KABUL (Reuters) -Taliban fighters have surrounded the city of Ghazni in central Afghanistan, taking over civilians’ homes to fight security forces, officials said on Monday, the latest urban centre under threat from the insurgents.
The offensive was the latest on a provincial capital as the Taliban make a fresh push to surround cities and gain territory, emboldened by the departure of foreign forces.
“The situation in Ghazni city is very critical…the Taliban use civilian houses as hideouts and fire upon the ANDSF (Afghan security forces), this makes the situation very difficult for the ANDSF to operate against the Taliban,” said Hassan Rezayi, a member of Ghazni’s provincial council.
Violence has surged in the country since U.S. President Joe Biden announced in April that American troops would withdraw by Sept. 11, ending 20 years in Afghanistan.
The U.S. general leading the war in Afghanistan, Austin Miller, is to relinquish command on Monday, in a symbolic end to America’s longest conflict.
Peace talks between the Taliban and the government have nominally been continuing in Qatar’s capital but officials say they are making little progress.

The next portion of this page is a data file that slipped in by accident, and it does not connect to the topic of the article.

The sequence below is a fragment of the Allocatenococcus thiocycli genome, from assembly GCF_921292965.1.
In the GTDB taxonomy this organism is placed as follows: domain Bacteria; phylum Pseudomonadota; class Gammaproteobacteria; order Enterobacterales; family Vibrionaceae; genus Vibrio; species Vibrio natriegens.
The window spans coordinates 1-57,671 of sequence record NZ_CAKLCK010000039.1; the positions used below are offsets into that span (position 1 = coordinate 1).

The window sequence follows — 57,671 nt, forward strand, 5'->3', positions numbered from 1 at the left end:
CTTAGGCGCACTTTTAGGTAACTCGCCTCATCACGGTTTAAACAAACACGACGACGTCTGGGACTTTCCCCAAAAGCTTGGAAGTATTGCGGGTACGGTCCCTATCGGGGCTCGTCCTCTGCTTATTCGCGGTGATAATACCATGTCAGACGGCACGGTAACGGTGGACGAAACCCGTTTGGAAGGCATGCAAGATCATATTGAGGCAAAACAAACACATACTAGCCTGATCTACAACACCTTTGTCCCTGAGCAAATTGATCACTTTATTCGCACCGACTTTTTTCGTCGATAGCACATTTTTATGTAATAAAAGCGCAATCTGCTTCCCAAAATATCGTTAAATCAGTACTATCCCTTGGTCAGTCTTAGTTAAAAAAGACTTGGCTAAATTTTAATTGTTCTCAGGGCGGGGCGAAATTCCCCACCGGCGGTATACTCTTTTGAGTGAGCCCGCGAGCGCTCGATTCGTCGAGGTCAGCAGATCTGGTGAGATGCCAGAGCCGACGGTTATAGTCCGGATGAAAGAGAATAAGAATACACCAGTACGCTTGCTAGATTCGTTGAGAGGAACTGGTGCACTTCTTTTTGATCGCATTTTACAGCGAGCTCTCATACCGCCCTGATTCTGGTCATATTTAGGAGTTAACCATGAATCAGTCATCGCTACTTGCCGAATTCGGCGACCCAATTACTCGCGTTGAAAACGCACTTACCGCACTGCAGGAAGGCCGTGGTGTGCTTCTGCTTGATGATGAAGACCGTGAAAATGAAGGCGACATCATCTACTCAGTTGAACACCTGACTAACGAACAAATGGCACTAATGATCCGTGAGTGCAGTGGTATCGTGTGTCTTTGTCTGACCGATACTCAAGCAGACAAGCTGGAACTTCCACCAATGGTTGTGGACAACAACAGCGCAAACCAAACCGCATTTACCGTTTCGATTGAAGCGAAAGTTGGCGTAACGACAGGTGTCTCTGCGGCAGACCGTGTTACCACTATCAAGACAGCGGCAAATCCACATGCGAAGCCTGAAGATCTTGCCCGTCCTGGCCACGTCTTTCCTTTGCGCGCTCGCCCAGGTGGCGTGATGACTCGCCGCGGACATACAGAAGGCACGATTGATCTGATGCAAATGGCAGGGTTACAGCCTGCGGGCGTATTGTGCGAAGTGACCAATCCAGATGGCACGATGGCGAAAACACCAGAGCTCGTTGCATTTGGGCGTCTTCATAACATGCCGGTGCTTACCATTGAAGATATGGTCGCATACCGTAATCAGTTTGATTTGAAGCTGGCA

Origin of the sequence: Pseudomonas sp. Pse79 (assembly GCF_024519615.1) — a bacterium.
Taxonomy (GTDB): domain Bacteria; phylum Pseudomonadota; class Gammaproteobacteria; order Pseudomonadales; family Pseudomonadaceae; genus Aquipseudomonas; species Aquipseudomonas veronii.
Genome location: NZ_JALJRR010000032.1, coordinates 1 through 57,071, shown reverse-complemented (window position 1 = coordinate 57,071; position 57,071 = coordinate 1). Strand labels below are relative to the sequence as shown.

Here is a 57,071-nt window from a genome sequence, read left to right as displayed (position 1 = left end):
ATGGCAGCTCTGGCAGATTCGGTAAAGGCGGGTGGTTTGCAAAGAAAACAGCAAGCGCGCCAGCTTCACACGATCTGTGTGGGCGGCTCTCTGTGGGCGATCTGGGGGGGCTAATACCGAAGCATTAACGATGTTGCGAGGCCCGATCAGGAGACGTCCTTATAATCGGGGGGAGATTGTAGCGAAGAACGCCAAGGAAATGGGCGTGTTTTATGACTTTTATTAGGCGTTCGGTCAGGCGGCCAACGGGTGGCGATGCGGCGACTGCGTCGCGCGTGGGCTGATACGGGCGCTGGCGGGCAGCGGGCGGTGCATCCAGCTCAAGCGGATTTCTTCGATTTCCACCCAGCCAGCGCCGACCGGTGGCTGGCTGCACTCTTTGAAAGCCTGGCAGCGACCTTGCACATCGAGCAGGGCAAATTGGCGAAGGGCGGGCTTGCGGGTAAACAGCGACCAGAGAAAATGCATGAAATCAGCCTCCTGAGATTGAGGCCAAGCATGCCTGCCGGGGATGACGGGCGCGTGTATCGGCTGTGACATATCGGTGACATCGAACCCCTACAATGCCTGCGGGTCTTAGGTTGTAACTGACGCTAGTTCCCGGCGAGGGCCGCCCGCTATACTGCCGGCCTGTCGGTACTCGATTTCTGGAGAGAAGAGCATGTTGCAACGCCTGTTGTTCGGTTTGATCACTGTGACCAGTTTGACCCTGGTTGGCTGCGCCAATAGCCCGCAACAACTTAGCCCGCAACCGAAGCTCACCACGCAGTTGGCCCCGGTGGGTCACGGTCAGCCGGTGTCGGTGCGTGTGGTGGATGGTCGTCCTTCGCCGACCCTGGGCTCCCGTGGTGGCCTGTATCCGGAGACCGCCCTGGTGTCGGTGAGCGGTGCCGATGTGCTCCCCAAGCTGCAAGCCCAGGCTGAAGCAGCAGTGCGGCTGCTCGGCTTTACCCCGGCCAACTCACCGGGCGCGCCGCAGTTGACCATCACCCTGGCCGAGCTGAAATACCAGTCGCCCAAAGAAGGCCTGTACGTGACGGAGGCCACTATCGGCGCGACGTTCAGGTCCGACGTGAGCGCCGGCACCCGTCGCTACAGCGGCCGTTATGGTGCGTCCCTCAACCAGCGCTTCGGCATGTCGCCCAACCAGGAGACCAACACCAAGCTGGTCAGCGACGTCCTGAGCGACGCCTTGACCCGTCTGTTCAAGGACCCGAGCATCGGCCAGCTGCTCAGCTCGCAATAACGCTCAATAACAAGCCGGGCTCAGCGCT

Locals said clashes between the two sides are also continuing in the southern province of Kandahar where the Taliban traditionally have had a strong presence and where special forces had been sent to defend the province.
Ghazni is on the main road between Kabul and Kandahar province.
“Since the past four days, armed Taliban are attacking…Kandahar city from the western direction,” said Hamidzai Lalay, a former Member of Parliament who is fighting with armed men against the Taliban in Kandahar. “Afghan security forces, including special forces, are fighting the Taliban and trying to push them back.”
Fawad Aman, a spokesman for the Ministry of Defence said the situation in Kandahar was “completely under control of ANDSF” which had carried out air and ground operations in recent days.
In central Bamyan province – usually comparatively free from conflict or Taliban presence – the Taliban took over Kuhmard district after security forces retreated, according to Humayoon Elkhani, the spokesperson for Bamyan province police.
So far, the Taliban has not been able to hold on to provincial capitals but they have put pressure on Afghan security forces to respond to offensives around the country.
On Sunday, security forces, with the help of air strikes, repelled an assault by Taliban fighters on Taluqan, the provincial centre of a key northern province bordering Tajikistan.
Last week, Taliban fighters entered the capital of the western province of Badghis, seizing police and security facilities and attempting to take over the governor’s office before special forces pushed them back.
Reporting by Afghanistan bureau; Editing by Raju Gopalakrishnan and Hugh Lawson